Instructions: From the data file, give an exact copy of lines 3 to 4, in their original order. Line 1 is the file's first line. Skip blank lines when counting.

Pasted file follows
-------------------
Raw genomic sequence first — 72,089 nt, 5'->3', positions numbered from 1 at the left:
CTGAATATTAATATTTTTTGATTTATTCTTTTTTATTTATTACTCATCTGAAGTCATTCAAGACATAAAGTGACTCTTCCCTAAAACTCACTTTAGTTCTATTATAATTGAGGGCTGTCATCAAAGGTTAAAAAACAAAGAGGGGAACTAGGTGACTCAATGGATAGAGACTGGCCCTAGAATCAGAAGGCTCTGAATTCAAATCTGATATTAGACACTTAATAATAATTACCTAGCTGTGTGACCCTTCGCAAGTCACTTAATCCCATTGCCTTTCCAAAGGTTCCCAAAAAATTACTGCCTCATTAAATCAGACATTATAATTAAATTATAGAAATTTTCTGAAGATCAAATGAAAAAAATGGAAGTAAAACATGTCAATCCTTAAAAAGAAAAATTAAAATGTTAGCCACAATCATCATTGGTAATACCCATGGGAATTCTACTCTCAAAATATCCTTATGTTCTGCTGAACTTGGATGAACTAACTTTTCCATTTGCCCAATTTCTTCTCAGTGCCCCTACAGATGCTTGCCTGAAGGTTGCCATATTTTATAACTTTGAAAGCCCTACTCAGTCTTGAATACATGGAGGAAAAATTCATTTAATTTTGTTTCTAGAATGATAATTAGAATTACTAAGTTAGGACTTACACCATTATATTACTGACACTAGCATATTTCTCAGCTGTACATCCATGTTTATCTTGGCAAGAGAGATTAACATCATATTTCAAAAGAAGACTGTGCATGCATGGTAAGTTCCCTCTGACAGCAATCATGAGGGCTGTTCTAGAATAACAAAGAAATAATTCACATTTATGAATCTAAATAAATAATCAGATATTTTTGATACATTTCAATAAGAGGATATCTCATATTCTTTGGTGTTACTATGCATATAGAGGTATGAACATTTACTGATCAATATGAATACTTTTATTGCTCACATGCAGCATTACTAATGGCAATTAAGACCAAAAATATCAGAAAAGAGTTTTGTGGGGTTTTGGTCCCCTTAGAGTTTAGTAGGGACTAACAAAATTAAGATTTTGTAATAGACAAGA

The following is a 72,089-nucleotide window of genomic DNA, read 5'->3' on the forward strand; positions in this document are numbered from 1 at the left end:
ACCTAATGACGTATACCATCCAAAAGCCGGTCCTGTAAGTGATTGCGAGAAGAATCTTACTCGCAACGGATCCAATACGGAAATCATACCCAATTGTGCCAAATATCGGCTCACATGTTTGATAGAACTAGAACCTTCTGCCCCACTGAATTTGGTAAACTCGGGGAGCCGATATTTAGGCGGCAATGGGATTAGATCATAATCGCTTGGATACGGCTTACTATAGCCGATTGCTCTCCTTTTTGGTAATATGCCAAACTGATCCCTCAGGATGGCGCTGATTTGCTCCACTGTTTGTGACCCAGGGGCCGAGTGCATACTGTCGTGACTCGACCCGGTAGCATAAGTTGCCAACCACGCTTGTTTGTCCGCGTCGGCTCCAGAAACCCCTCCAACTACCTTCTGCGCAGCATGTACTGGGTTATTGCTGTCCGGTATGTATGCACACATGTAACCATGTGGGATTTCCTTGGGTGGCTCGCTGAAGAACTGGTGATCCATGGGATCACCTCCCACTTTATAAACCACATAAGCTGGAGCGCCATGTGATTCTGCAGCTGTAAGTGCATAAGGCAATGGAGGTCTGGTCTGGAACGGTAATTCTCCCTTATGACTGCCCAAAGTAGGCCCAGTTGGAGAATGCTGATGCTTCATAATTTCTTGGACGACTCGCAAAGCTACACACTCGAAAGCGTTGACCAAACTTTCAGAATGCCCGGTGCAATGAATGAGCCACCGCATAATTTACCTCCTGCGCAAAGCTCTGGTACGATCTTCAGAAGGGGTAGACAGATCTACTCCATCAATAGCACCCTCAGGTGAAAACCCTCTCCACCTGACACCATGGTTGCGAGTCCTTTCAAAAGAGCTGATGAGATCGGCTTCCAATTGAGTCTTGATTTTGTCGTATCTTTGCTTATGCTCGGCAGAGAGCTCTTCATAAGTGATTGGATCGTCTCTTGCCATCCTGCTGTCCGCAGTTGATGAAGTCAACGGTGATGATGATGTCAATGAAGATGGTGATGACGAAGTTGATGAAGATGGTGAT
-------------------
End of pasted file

The following is a 72,089-nucleotide window of genomic DNA, read 5'->3' on the forward strand; positions in this document are numbered from 1 at the left end:
ACCTAATGACGTATACCATCCAAAAGCCGGTCCTGTAAGTGATTGCGAGAAGAATCTTACTCGCAACGGATCCAATACGGAAATCATACCCAATTGTGCCAAATATCGGCTCACATGTTTGATAGAACTAGAACCTTCTGCCCCACTGAATTTGGTAAACTCGGGGAGCCGATATTTAGGCGGCAATGGGATTAGATCATAATCGCTTGGATACGGCTTACTATAGCCGATTGCTCTCCTTTTTGGTAATATGCCAAACTGATCCCTCAGGATGGCGCTGATTTGCTCCACTGTTTGTGACCCAGGGGCCGAGTGCATACTGTCGTGACTCGACCCGGTAGCATAAGTTGCCAACCACGCTTGTTTGTCCGCGTCGGCTCCAGAAACCCCTCCAACTACCTTCTGCGCAGCATGTACTGGGTTATTGCTGTCCGGTATGTATGCACACATGTAACCATGTGGGATTTCCTTGGGTGGCTCGCTGAAGAACTGGTGATCCATGGGATCACCTCCCACTTTATAAACCACATAAGCTGGAGCGCCATGTGATTCTGCAGCTGTAAGTGCATAAGGCAATGGAGGTCTGGTCTGGAACGGTAATTCTCCCTTATGACTGCCCAAAGTAGGCCCAGTTGGAGAATGCTGATGCTTCATAATTTCTTGGACGACTCGCAAAGCTACACACTCGAAAGCGTTGACCAAACTTTCAGAATGCCCGGTGCAATGAATGAGCCACCGCATAATTTACCTCCTGCGCAAAGCTCTGGTACGATCTTCAGAAGGGGTAGACAGATCTACTCCATCAATAGCACCCTCAGGTGAAAACCCTCTCCACCTGACACCATGGTTGCGAGTCCTTTCAAAAGAGCTGATGAGATCGGCTTCCAATTGAGTCTTGATTTTGTCGTATCTTTGCTTATGCTCGGCAGAGAGCTCTTCATAAGTGATTGGATCGTCTCTTGCCATCCTGCTGTCCGCAGTTGATGAAGTCAACGGTGATGATGATGTCAATGAAGATGGTGATGACGAAGTTGATGAAGATGGTGAT